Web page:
For Janice ‘Lady G’ Fyffe, switching on the TV and reading the newspapers brings her tremendous distress – especially the reports of women being killed by their spouses.

She believes it is a sickness that has overcome the minds of the males in Jamaica.

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“One time men wouldn’t kill their women much less children. What type of Jamaica are we becoming? It shows that they have no respect for mother, sister, and aunt or for somebody’s family!” Lady G told THE WEEKEND STAR following her Rebel Salute 2020 performance.

“Honestly, the news is disappointing and I am upset, that’s the reason I ‘mek di medz’ on stage to say we need to get back to the days where women are respected and man talk about them mother with great passion,” she continued.

The Legal Rights deejay said she is not stereotyping all men as abusive and violent, neither is she saying that they are the only ones at fault.

Like the collaboration with her mentor Papa San expressed, “man have a right, woman have a right too, if you don’t hurt me, me nah guh hurt you”, which they recorded and released in 1983.

She laughs at the mere mention of the track, acknowledging that she has forever preached to her listeners about finding ways of dealing with their relationship issues, despite showing her lyrical ‘big guns’ at times.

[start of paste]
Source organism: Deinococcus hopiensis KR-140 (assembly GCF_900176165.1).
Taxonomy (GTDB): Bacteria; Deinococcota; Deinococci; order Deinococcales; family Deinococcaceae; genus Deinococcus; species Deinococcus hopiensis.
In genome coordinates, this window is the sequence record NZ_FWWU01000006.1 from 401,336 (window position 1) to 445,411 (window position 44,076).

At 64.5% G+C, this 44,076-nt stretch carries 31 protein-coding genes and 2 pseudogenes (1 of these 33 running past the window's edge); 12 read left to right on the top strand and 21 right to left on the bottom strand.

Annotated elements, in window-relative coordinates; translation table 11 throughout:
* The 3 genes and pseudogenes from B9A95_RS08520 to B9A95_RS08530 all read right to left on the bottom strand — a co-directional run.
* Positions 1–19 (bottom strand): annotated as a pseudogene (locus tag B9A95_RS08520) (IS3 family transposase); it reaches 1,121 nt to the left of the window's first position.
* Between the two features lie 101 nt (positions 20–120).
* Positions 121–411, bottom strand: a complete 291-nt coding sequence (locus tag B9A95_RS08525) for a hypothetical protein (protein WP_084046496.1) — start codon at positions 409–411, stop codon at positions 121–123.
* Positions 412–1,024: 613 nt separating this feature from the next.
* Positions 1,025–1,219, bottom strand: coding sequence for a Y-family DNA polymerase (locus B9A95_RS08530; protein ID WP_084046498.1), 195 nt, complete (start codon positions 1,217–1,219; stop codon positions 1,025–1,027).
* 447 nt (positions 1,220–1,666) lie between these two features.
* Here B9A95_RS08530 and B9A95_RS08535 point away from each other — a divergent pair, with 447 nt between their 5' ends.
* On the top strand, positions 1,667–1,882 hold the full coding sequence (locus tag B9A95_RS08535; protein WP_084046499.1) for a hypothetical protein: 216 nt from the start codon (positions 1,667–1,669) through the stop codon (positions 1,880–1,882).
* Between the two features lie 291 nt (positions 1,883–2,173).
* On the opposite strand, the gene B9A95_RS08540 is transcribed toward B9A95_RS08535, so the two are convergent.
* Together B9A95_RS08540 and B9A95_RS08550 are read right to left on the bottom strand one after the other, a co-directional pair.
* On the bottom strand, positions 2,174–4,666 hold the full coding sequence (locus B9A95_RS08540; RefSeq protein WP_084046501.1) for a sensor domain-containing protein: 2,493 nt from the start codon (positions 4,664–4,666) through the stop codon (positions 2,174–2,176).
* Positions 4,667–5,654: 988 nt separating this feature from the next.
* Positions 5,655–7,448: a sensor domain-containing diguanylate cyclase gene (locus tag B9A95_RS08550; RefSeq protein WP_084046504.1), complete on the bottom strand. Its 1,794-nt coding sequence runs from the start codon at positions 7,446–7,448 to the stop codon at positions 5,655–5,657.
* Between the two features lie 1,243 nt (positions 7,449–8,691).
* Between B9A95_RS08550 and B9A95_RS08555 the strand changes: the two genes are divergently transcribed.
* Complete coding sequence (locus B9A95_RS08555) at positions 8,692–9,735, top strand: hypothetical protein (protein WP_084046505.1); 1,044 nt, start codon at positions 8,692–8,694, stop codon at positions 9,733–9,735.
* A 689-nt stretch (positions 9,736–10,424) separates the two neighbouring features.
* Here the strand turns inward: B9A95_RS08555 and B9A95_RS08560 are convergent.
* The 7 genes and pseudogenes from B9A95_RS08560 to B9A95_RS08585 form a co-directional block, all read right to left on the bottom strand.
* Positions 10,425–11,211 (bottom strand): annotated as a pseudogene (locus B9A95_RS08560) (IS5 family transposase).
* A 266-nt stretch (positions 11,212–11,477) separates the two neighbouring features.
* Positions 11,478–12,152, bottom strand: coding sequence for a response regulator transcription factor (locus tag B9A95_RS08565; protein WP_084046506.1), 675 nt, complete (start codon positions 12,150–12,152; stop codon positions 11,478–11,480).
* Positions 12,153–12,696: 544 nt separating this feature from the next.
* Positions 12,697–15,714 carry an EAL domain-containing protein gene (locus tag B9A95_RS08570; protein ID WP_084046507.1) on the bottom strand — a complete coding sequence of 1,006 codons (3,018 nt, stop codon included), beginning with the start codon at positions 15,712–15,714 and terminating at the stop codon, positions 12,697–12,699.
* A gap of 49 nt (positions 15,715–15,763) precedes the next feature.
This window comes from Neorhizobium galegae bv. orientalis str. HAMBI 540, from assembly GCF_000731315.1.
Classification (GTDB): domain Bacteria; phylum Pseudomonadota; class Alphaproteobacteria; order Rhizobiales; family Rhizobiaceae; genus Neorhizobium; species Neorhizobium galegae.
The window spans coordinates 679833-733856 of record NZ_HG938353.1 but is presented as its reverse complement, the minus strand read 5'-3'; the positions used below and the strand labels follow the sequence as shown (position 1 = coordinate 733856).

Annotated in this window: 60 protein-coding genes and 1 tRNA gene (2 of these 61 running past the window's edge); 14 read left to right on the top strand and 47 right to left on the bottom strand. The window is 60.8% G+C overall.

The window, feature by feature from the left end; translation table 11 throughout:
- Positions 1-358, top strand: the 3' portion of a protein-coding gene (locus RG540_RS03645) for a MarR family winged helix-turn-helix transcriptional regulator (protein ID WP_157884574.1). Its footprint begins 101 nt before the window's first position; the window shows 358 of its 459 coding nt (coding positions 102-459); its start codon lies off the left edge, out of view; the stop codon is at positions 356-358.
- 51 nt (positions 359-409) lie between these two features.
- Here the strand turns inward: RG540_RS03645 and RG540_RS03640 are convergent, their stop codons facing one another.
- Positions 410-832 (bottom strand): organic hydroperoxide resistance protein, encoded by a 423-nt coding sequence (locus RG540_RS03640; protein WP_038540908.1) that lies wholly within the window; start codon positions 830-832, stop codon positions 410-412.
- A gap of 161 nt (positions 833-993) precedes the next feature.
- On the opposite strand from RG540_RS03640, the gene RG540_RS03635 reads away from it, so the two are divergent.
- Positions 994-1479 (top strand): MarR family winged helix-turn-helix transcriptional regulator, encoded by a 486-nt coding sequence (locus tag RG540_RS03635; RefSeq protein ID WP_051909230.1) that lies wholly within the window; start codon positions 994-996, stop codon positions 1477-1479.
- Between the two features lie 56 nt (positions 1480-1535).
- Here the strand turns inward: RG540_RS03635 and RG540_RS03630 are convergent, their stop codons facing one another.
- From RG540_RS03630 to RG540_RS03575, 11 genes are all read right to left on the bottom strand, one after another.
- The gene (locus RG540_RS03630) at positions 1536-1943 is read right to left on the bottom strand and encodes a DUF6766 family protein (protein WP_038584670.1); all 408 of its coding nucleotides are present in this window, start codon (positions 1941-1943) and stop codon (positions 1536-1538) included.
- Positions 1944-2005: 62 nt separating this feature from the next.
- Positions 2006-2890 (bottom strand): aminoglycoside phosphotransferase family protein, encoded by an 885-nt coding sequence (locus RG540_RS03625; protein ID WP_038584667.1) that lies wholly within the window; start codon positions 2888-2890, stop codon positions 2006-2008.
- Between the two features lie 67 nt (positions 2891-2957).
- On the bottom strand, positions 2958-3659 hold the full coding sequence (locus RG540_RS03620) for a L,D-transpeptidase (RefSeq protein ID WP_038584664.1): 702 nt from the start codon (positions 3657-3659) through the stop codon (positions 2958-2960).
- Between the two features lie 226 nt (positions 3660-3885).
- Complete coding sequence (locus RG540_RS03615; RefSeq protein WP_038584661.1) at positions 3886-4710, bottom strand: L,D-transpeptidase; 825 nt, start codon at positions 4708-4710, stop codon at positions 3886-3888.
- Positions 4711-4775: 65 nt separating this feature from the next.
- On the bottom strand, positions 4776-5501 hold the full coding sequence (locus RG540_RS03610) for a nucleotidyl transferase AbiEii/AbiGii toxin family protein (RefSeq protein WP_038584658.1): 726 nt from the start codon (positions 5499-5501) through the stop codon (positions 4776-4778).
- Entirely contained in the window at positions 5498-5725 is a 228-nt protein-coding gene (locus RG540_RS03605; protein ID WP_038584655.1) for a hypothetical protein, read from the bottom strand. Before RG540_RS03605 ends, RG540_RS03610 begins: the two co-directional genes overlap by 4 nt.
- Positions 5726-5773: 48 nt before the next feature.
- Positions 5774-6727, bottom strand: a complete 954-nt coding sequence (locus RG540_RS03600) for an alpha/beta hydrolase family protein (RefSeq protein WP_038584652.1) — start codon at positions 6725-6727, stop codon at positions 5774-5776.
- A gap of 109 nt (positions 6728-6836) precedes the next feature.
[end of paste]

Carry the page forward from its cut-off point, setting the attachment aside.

“Me a talk the men who kill … the unscrupulous ones going around killing di woman dem. If you in a relationship with a woman and it nah work out, just walk away … who knows you may find a better woman and why hurt someone because dem nuh want to have a relationship with you anymore?” she said.

She also said that women need to take it upon themselves to “stop endorse music about going to bed with man, and doing this and that to man”.

“Some of these tracks nowadays when I listen to them I feel like I am getting raped,” she said.

She notes that her career was built on music that commanded respect, from her breakthrough single Nuff Respect, to others like Round Table Talk, also featuring Papa San.

Lady G will be recognised for her contribution to reggae and dancehall at the Jamaica Reggae Industry Association (JaRIA) Honour Awards on February 25, at the Little Theatre.

She will be awarded the Iconic Female Artiste in the Music Industry award.

“In a time when we need lyrics about empowerment and against violence, there also needs to be songs that will elevate the minds of the men. It will encourage them and put females at the forefront in a different, more positive spotlight,” she said.

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